Evaluating the Journey of a High Performance Building

The construction or retrofit of a high performance building is exciting: The new technology, the gadgets, the occupant buzz and the eventual launch can all make for a very dramatic affair. But what’s less sexy – and no less important – is what happens afterwards.

The true measure of a high performance building (HPB) is its performance, of course. A recent piece in Seattle’s Daily Journal of Commerce agrees, and notes that the real test of success comes a year or two later when building operations are reviewed and compared to design expectations.

The author calls this evaluation the “fifth element” of HPB delivery, after the concept phase, detailed design and construction documents, construction administration and, finally, the commissioning are all completed. Evaluation is critical to helping our industry determine the best return on the investment in the design, construction and operational elements, and apply those lessons to future buildings.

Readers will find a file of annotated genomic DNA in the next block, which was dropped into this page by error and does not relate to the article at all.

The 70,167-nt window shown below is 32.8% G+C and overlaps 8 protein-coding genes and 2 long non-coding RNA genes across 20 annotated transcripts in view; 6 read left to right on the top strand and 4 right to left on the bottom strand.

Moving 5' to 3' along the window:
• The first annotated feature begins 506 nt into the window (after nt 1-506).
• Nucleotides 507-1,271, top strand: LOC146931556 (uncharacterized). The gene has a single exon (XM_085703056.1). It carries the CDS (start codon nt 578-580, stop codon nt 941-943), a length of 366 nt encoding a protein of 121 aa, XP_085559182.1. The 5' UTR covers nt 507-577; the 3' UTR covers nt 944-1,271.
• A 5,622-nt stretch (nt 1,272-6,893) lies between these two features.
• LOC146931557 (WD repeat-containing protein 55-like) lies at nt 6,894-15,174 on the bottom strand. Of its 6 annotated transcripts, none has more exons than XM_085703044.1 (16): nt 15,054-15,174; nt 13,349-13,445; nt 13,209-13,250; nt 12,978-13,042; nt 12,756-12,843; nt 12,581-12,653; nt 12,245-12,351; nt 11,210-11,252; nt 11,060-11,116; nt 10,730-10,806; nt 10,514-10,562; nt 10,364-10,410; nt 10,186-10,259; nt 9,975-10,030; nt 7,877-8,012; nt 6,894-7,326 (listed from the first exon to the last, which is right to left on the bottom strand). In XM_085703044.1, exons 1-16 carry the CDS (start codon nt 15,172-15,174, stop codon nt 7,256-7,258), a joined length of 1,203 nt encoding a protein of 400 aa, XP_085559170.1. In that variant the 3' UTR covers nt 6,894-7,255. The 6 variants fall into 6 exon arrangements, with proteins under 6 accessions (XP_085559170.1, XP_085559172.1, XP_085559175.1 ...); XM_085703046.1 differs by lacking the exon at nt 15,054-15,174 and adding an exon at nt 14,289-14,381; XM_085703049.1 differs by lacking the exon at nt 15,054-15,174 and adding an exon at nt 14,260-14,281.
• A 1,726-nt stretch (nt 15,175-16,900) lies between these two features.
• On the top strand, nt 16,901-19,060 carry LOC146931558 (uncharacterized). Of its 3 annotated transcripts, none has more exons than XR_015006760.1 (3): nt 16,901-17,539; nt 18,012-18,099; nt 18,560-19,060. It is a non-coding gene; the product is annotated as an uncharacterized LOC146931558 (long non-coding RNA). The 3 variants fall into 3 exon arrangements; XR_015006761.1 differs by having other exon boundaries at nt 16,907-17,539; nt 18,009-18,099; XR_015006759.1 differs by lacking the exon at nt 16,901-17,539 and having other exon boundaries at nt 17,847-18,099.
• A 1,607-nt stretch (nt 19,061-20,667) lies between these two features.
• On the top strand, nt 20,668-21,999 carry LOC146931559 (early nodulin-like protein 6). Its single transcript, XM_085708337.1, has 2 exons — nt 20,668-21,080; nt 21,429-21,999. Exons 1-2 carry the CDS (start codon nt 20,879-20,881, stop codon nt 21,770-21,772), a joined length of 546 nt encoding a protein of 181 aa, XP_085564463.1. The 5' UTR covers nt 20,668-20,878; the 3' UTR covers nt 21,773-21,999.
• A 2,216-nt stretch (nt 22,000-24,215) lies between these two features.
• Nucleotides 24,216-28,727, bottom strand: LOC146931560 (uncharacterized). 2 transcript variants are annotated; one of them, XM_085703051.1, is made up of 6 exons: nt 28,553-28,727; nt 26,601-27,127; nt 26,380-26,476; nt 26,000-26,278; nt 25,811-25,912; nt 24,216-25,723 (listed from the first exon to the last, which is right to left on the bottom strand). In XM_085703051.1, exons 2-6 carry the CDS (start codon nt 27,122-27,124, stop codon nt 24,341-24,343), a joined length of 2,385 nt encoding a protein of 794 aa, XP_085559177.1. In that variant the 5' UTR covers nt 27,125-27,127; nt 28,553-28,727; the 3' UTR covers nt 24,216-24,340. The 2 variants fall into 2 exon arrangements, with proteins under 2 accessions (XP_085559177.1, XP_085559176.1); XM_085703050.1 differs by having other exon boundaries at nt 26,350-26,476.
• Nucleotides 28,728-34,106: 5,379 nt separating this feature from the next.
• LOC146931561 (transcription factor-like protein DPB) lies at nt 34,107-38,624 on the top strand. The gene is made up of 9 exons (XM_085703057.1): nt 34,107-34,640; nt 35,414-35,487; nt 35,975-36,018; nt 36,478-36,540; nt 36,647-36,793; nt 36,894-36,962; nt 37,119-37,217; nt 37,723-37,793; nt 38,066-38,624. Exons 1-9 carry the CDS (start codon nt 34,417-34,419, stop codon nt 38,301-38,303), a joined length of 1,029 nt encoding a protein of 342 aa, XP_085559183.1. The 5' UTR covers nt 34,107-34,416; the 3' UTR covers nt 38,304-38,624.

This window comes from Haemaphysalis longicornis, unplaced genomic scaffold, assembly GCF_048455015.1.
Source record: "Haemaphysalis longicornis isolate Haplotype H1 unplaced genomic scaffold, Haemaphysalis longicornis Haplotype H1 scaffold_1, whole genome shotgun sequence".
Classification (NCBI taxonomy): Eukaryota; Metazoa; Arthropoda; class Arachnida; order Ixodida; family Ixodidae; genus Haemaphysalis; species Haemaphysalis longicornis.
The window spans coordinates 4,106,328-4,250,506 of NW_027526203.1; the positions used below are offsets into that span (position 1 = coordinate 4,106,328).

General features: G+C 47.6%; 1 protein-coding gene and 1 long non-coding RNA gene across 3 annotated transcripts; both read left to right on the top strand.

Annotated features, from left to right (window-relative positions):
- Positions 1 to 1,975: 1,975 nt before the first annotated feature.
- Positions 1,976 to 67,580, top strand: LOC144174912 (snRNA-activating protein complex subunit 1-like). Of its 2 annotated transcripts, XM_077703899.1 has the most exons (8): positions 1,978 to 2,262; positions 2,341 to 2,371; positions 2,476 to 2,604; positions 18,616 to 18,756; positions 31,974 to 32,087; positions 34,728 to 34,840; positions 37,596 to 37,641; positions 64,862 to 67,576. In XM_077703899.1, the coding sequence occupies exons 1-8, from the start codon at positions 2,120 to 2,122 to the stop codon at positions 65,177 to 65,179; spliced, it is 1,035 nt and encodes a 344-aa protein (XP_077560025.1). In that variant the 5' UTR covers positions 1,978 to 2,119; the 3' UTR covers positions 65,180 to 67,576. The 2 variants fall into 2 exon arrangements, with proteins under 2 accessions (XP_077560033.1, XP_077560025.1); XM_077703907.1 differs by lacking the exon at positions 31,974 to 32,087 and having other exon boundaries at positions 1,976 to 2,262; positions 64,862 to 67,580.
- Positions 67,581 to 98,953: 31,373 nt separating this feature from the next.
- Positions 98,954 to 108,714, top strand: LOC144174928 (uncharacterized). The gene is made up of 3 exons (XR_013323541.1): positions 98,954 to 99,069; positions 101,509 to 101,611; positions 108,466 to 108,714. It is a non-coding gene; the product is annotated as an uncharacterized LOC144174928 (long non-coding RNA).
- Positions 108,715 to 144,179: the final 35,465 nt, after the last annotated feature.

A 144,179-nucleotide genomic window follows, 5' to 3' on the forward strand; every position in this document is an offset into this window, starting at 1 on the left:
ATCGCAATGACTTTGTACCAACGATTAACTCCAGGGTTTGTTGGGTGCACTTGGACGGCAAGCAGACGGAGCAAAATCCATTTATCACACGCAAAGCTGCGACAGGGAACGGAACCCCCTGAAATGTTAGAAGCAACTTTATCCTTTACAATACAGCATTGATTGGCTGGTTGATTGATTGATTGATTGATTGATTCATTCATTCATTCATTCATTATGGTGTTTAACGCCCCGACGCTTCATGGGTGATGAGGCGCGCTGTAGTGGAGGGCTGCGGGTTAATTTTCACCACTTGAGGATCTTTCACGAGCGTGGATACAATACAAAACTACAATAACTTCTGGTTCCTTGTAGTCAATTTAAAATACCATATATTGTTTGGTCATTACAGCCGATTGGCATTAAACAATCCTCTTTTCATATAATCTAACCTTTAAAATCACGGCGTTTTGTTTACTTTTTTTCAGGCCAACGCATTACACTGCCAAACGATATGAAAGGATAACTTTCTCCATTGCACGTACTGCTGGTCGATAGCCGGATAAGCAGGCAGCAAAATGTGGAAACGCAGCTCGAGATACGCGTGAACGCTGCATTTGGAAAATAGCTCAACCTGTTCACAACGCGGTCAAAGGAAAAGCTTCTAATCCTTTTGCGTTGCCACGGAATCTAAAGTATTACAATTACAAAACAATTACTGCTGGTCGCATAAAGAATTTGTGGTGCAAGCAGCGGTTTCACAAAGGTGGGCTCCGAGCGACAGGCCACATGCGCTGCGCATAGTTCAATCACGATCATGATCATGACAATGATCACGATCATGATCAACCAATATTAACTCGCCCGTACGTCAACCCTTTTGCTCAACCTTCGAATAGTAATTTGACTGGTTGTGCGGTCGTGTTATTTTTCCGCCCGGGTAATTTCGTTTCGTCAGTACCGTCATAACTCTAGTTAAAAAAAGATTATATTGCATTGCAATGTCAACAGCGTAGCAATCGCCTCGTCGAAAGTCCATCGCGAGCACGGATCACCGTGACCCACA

Here at Trane, we refer to “the journey of becoming a high performance building” because, as the article explains, optimizing energy use and occupant productivity do not happen overnight.

From the first day of operation, a building should rely on real-time data, continuous monitoring, and make the necessary adjustments along the way to maximize efficiencies.

Setting the best tools and technology in place is just the first step; the key to ensuring a successful HPB journey is being nimble to the realities you find and ultimately applying the lessons learned to the creation of an easier roadmap for the future.


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